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  1. General: • Products:40 • Regions : 18 trade blocks (EU15, EU10, USA, CAN, ANZ, ACP, LDC, ROW, Mediterranean and Mercosur broken down to in single countries) • EU regions broken down in Member States • Policy variables: tariff rate quotas (global), subsidised exports, sales to intervention stocks, Minimum import prices (EU25)

  2. Two Stage Armington Demand (Arm1) =Human consumption + Feed Use + Processing Domestic Sales(DSales) Imports (Arm2) Streams(R,R1,XX) Streams(R,Rn,XX) ....

  3. Policy instruments:What kind of tariffs in CAPRI? • During runs bi-lateral “applied” rates, either specific (fixed duty per quantity, “STARIFF”) or ad-valorem (percentage of import prices, “ATARIFF”) • The applied rates fall in one of the following 3 categories: • Fixed, defined as the minimum of the bound rate (maximum tariff allowed according to WTO, so-called “Most favorite Nation” or MFN rates) and the applied rate ex-post • Fixed to zero, based on preferences (e.g. North-American free trade zone, EU15  EU10, Cotonou, Everything but arms) • Endogenous: • Under TRQs • and/or under Minimum Import Price regimes

  4. Endogenous policy instruments • Globally: • Tariffs as functions of import quantities in case of a Tariff Rate Quota (TRQ) • EU specific: • Flexible levies, i.e. tariffs under a minimal import price regime • Subsidized exports under WTO value commitments Intervention purchases and releases from intervention stocks CAPRI market model: Endogenous Policy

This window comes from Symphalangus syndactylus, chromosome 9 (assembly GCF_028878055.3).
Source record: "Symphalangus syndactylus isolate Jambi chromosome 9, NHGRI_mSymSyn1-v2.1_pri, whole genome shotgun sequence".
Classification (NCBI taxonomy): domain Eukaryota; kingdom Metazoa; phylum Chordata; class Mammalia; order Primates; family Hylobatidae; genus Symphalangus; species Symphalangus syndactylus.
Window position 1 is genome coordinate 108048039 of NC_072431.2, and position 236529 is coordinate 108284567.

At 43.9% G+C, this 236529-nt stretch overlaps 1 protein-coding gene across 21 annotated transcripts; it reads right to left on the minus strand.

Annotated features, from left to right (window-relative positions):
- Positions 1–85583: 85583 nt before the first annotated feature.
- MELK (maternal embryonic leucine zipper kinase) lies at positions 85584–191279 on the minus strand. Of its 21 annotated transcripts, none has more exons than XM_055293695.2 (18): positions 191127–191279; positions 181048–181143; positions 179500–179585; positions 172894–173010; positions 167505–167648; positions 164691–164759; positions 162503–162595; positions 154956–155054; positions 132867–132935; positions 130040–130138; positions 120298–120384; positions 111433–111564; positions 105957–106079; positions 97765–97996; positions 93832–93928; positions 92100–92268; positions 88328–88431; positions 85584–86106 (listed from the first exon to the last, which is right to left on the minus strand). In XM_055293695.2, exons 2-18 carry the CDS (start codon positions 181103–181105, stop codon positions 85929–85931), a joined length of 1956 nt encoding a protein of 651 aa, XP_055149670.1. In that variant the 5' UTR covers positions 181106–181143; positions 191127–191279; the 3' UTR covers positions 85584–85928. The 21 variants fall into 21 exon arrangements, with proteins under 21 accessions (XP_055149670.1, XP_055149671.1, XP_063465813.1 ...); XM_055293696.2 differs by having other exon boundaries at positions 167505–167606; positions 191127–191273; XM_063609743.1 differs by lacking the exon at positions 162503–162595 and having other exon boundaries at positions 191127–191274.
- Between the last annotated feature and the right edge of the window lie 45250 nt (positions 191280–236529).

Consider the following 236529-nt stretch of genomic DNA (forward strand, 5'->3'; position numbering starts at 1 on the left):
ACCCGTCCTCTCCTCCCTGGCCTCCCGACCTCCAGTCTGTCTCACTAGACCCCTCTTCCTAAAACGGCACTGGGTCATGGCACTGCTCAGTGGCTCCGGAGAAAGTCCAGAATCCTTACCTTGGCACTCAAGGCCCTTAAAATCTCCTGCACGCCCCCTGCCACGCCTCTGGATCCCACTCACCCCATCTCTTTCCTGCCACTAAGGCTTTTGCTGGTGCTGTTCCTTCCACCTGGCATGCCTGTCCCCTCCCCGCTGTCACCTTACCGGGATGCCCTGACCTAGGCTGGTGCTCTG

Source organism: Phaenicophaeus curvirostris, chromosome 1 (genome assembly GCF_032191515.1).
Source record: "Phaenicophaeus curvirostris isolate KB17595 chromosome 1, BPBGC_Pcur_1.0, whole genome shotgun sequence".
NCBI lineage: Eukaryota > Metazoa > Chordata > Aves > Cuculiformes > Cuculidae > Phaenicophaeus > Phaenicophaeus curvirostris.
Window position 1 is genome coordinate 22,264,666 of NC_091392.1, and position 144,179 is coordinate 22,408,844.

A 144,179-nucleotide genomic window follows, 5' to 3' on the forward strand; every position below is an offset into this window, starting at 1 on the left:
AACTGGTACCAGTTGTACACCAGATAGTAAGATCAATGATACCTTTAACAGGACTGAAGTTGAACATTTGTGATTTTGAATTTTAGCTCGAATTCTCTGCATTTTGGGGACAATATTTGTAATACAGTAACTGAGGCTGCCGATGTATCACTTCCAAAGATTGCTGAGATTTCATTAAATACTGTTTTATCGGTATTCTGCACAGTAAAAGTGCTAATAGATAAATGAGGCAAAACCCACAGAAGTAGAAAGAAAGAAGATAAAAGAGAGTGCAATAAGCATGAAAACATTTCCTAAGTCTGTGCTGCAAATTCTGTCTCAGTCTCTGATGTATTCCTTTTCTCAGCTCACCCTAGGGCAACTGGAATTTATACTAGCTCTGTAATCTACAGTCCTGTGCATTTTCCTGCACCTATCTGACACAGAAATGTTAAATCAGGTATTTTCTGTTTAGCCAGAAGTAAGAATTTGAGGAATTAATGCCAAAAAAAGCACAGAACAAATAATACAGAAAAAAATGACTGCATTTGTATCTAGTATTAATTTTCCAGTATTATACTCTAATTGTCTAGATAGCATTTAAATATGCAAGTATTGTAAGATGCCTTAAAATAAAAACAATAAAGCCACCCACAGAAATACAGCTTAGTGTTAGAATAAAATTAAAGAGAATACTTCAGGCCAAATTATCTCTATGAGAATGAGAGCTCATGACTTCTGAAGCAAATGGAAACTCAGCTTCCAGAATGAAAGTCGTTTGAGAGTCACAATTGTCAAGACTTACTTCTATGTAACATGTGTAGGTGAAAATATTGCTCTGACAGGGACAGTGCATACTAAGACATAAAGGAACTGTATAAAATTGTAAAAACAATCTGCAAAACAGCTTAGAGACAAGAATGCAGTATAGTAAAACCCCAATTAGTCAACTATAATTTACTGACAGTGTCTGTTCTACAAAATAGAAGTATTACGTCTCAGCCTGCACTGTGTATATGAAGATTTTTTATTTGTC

5. Exogenous Endogenous tariffs MFNrates Preferentialagreements AllocatedTRQs GlobalTRQs Minimum importprices Function For subsidizedexports Administrative price Policy instruments impactingdirectly on import prices Import prices = Market Price x Exchange Rate x (1 + bilateral ad valorem tariff) + bilateral specific tariff - export subsidy

  6. Tariff Rate Quota, regimes and rents • Two tiered tariff: • In quota tariff up to a certain quantity • MFN (Most Favorite Nation) rate for over-quota imports • Possible regimes: • TRQ not filled • lower in quota tariff applied  marginal willingness to pay equal to border price plus in quota tariff • No rents • Over quota imports • higher over quota tariff applied  marginal willingness to play equal to border price plus over quota tariff • Economic rents for imports up to quota: difference between tariffs times quota • Binding quota • In quota tariff applied  marginal willingness to pay in between border prices plus in quota tariffs and border price plus over quota tariff • Rent as difference between marginal willingness and border prices plus in quota tariffs times quota CAPRI market model: TRQs

  7. Tariff Rate Quota, regimes and rents Over quota tariff Import price= BorderPrice + tariff In quota tariff BorderPrice Imports Quota CAPRI market model: TRQs